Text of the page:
Their testimony was reinforced by a heavily research-based presentation by Dr. Philip Gardiner of the University of California.
The committee is likely to approve the bill within the next week or so.
The older Vermonters act: a start to making Vermont a great place to age.
The House Committee on Human Services heard testimony this week from the Department of Disabilities, Aging and Independent Living, Vermont Association of the Area Agencies on Aging, and Community of Vermont Elders on the Older Vermonters Act. The legislation aims to help aging Vermonters live independently, and is intended to work in tandem with the federal Older Americans Act, the Vermont State Plan on Aging, and the Choices for Care program.
DAIL Commissioner, Monica Hutt and Angela Smith-Dieng recommended changes to the bill. DAIL’s main concern is not having the staff or resources to take on some of the tasks outlined in the bill. DAIL suggested that existing reports already assembled each year by the department could be used for the reporting the bill requires.
Ruby Baker, Executive Director of the Coalition of Vermont Elders, recommended that more support be provided for kinship caregivers. Baker said that for every one child in foster care there are twenty children in kinship care, and that there are 1500 children in foster care in Vermont. Finally, she said the committee should try to better understand which older Vermonters are using adult protective services and long-term healthcare services.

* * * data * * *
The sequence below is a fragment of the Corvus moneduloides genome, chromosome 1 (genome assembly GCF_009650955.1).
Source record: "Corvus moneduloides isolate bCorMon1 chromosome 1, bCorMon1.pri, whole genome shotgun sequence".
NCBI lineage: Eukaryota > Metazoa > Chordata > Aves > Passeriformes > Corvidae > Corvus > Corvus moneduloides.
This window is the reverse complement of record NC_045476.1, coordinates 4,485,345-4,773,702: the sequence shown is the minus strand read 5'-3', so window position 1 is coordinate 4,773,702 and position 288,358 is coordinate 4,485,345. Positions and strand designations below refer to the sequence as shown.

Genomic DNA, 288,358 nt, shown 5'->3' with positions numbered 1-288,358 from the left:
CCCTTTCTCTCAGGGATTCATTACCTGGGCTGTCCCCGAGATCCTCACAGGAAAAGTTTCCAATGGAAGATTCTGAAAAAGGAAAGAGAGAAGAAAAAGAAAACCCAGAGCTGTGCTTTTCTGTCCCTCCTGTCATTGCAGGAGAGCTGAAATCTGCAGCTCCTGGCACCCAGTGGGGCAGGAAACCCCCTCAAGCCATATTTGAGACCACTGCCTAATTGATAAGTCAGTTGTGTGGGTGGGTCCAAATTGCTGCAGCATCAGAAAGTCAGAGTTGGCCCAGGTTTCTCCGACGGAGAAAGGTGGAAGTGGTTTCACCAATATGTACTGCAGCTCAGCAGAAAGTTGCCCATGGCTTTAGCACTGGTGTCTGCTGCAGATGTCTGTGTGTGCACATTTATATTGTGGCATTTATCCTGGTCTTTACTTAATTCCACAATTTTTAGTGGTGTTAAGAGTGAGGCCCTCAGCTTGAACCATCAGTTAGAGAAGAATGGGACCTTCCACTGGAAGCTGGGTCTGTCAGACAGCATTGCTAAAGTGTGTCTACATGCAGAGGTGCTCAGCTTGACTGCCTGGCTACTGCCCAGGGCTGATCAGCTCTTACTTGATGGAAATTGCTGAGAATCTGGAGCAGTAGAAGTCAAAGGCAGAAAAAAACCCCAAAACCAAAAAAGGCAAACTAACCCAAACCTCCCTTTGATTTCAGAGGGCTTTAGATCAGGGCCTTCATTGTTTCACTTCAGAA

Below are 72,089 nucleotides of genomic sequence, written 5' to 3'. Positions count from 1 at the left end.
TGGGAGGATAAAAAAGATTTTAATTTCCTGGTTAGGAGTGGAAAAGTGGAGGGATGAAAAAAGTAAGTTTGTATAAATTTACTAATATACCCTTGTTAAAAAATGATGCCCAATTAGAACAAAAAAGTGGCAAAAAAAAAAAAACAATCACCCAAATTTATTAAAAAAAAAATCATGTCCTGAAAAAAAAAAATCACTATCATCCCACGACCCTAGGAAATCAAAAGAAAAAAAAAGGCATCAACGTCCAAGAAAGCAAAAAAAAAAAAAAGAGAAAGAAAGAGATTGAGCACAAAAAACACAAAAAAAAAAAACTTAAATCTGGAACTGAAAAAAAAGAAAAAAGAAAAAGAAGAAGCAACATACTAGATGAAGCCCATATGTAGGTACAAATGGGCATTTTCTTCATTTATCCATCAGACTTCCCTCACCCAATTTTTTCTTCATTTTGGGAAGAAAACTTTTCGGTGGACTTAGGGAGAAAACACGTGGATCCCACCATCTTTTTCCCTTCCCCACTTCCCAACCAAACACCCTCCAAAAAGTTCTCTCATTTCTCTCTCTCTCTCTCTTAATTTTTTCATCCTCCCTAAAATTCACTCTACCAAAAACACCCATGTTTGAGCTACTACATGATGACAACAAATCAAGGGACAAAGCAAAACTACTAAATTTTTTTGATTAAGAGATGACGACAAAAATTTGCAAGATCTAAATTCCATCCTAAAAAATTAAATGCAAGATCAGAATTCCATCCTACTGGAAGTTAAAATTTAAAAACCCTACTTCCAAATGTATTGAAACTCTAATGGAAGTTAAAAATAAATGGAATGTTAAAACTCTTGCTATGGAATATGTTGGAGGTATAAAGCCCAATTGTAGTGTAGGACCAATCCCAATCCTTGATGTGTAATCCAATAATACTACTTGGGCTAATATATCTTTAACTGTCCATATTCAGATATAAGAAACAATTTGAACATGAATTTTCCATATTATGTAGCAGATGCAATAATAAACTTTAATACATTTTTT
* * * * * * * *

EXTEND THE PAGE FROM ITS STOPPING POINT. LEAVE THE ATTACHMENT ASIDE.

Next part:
Task Force for Universal Afterschool
The Senate Education Committee put the finishing touches on a bill to create a task force to design a framework and determine the costs and funding sources for a universal afterschool program.
The bill lays out a 15-member task force with representation from the legislature, the Administration, public school, independent school and home school organizations, Vermont Boys and Girls Clubs, Vermont Afterschool, Inc. and other afterschool representatives from geographically diverse locales.
The bill requires the task force to review the status and results of the Afterschool for All Grant Program administered by the Department for Children and Families. That grant provided $600,000 for substance use prevention, intervention and treatment for afterschool grants. This grant information is intended to provide the task force with afterschool program data without having to commission a new study. The bill will now move to the Appropriations Committee.
Work begins on reforming the State Board of Education
The Senate Education committee began a very thorough review of a bill to transfer various duties and responsibilities from the State Board of Education to the Secretary of Education. The draft represents the Board’s idealized version of its future direction.
Legislative Counsel Jim DesMarais provided a document, Division of State Board Rules and Practices, which outlines the proposed re-division of rules. Committee members said they wanted to hear the Board’s rationale for keeping rulemaking authority on certain subject areas and not others. The Agency will gain rulemaking authority over certain rules series but the Board would then “review” and advise on those rules – an extra step for the agency. Also under consideration is whether to add two staff positions for the Board.
Committee Chair Philip Baruth, D-Chittenden, plans to have Agency of Education Secretary Dan French and State Board of Education Chair John Carroll testify at the same time so that they can have a dialogue about the bill. French and Carroll are invited to testify next week. This may prove to be a charged conversation.
Pre-K and early child education take center stage at the State House